Gibson Guitar Corporation admits to importing endangered wood

Gibson Guitar Corporation acknowledged Monday that its importations of exotic wood, including ebony, violated environmental laws. Federal prosecutors will drop criminal charges against Gibson Guitar Corporation, and the Nashville-based insturment maker will pay a hefty fine.

Samuel M. Simpkins/The Tennessean/AP/File
In this 2011 file photo, Gibson Guitar Corporation CEO Henry Juszkiewicz speaks about a raid by federal authorities, at the plant in Nashville, Tenn. Federal prosecutors say a deal has been reached to drop the criminal case against Gibson Guitar Corp. after the instrument maker acknowledged its exotic wood imports violated environmental laws.

Federal prosecutors on Monday announced a deal to drop a criminal case against Gibson Guitar Corporation after the instrument maker acknowledged its importations of exotic wood violated environmental laws.

Nashville-based Gibson agreed to pay a $300,000 penalty, forfeit claims to about $262,000 worth of wood seized by federal agents and contribute $50,000 to the National Fish and Wildlife Foundation to promote the conservation of protected tree species.

"The agreement is fair and just in that it assesses serious penalties for Gibson's behavior while allowing Gibson to continue to focus on the business of making guitars," U.S. Attorney Jerry Martin said in a statement.

The privately held company is considered one of the top makers of acoustic and electric guitars, including the iconic Les Paul introduced in 1952.

"We felt compelled to settle as the costs of proving our case at trial would have cost millions of dollars and taken a very long time to resolve," CEO Henry Juszkiewicz said in a statement late Monday night.

"This allows us to get back to the business of making guitars," he said, noting that the settlement would allow them to continue sourcing rosewood and ebony from India as it has for decades.

Gibson's decision to cooperate with the federal Lacey Act banning the import of endangered wood products stood in contrast to a publicity campaign mounted in protest after agents raided Gibson facilities in Memphis and Nashville.

Republicans and tea party members had rallied behind Juszkiewicz at the time he denounced the raids as overzealous federal regulation that threatened American jobs. He reiterated the criticism Monday.

"We feel that Gibson was inappropriately targeted, and a matter that could have been addressed with a simple contact a caring human being representing the government," he said in his statement. "Instead, the Government used violent and hostile means with the full force of the US Government and several armed law enforcement agencies costing the tax payer millions of dollars and putting a job creating US manufacture at risk and at a competitive disadvantage.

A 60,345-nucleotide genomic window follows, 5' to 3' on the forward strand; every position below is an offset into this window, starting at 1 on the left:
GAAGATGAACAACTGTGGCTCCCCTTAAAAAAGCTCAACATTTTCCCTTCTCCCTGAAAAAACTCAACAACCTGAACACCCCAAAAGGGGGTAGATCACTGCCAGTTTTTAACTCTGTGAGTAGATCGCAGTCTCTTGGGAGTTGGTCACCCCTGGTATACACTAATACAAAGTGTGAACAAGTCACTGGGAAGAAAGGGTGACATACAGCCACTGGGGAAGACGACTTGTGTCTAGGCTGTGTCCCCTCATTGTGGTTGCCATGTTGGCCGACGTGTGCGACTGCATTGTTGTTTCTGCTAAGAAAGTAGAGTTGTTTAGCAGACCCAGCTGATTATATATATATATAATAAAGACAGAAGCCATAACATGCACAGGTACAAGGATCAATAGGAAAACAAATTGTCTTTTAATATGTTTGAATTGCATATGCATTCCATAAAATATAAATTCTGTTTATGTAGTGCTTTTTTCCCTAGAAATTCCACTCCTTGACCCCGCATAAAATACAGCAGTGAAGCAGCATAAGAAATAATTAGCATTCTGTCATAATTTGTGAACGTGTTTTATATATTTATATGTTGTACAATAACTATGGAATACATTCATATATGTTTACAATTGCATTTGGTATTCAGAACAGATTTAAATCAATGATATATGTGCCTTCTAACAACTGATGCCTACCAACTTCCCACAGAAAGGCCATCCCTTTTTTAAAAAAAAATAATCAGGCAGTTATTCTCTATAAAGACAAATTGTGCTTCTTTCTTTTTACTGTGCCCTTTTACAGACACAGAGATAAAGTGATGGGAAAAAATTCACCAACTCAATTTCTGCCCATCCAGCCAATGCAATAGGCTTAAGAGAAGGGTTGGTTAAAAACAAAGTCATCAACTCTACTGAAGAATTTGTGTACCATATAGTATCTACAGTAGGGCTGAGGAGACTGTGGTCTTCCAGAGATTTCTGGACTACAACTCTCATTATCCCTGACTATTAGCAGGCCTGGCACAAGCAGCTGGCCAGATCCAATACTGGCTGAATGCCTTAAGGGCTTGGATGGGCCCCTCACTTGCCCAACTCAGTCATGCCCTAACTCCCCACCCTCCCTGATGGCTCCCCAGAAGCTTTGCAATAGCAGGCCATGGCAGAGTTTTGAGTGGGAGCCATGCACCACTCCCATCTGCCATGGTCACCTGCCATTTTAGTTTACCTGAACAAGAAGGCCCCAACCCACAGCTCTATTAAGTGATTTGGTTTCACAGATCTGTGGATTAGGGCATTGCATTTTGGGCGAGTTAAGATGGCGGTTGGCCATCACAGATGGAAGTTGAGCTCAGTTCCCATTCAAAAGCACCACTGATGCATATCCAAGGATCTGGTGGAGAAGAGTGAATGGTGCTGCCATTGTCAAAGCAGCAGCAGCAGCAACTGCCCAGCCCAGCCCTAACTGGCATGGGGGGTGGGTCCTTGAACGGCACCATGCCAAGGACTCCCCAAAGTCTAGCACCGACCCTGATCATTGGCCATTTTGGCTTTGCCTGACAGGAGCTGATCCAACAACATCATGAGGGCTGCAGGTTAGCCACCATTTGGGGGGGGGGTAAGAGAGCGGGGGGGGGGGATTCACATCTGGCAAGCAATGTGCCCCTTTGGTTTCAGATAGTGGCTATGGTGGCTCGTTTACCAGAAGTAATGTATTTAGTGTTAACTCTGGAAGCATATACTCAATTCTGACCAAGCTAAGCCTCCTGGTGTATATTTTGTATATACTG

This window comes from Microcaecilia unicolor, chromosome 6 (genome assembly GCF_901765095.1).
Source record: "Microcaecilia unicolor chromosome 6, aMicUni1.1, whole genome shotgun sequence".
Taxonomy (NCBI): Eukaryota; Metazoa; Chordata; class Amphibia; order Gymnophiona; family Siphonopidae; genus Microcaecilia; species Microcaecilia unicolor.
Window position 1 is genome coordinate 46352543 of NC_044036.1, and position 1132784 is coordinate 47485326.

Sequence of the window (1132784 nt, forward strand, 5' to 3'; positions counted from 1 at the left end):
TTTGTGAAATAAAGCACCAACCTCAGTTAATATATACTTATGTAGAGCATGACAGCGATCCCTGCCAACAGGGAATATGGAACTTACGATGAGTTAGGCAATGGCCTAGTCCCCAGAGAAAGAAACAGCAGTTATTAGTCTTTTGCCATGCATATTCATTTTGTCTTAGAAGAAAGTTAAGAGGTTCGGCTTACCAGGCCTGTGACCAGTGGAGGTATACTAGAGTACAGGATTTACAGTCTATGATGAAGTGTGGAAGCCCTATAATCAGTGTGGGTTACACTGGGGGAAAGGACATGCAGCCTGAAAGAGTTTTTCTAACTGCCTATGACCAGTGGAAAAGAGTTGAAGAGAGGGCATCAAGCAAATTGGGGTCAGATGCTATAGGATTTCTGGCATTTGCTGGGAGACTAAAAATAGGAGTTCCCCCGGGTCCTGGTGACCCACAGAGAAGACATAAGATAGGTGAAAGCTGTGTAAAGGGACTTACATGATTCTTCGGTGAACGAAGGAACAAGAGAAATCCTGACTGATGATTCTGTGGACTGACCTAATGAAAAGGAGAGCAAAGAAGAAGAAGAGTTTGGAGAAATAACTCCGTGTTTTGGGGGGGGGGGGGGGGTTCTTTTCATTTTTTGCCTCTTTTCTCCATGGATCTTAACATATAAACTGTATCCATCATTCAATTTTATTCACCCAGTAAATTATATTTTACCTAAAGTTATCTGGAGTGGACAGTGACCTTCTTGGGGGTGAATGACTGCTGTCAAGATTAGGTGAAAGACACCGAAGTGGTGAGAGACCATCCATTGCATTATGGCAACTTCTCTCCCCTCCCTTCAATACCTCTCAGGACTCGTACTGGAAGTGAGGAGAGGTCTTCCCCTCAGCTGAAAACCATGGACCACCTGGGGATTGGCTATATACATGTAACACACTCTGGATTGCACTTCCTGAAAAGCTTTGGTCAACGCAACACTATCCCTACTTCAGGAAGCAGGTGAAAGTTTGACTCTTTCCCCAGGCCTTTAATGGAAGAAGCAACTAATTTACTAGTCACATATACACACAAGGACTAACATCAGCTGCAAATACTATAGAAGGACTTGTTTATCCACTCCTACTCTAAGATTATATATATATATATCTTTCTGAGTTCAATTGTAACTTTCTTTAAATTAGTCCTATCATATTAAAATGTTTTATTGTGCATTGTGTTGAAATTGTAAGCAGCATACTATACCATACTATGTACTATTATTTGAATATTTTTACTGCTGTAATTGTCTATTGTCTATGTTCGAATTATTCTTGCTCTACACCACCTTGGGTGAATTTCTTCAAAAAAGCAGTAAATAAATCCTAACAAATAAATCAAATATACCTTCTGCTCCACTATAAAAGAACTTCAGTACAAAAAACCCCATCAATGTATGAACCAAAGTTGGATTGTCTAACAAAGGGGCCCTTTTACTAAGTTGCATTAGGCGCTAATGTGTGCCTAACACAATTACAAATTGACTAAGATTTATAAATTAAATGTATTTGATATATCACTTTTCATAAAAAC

A few weeks after the raids, a company spokesman claimed that a federal agent had "lied" in affidavits claiming the CEO knew the wood seized by authorities was illegally imported.

Those affidavits supporting the search warrant that authorized the raids alleged that shipments of imported Indian ebony and rosewood were given false labels to circumvent import restrictions.

The settlement says a Gibson employee learned during a 2008 trip to Madagascar — the source of some of the ebony wood that was seized — that it was illegal to import unfinished wood and sent a report about it to his superiors, including company President David Berryman.

The exotic woods used in such guitars are considered integral to the sound. And artists who have played Gibson instruments range widely from Chet Atkins and Maybelle Carter in country to Pete Townshend of The Who and Eric Clapton in rock to Larry Carlton and Paul in jazz.

George Gruhn, who owns a vintage guitar shop in Nashville, said he wasn't surprised that Gibson officials accepted the settlement.

"Regardless of the merits of the case on either side, it would have cost more than that by far to pursue it," he said. "Even if they thought they conceivably they could win, it would have probably cost more than $1 million to do it."

Gruhn said the resolution of the Gibson case doesn't ease his concerns about the Lacey Act, which initially halted the trade in endangered wildlife goods, like ivory, but in 2008 added rare woods to the import ban.

"The problem is that virtually every instrument prior to 1970 contains Brazilian rosewood," he said. "Even on a Gibson LGO, which was their cheapest student guitar."

Justice and Interior Department officials said in a September letter that those who "unknowingly possess" an instrument made from illegally imported materials don't have a criminal problem.

Last year, Blackburn and fellow U.S. Reps. Jim Cooper of Nashville, a Democrat, introduced legislation they said would protect people from charges for unknowingly possessing illegally imported wood, and would require the federal government to establish a database of forbidden wood sources.

A coalition of environmental, logging industry and musicians' groups oppose the measure.

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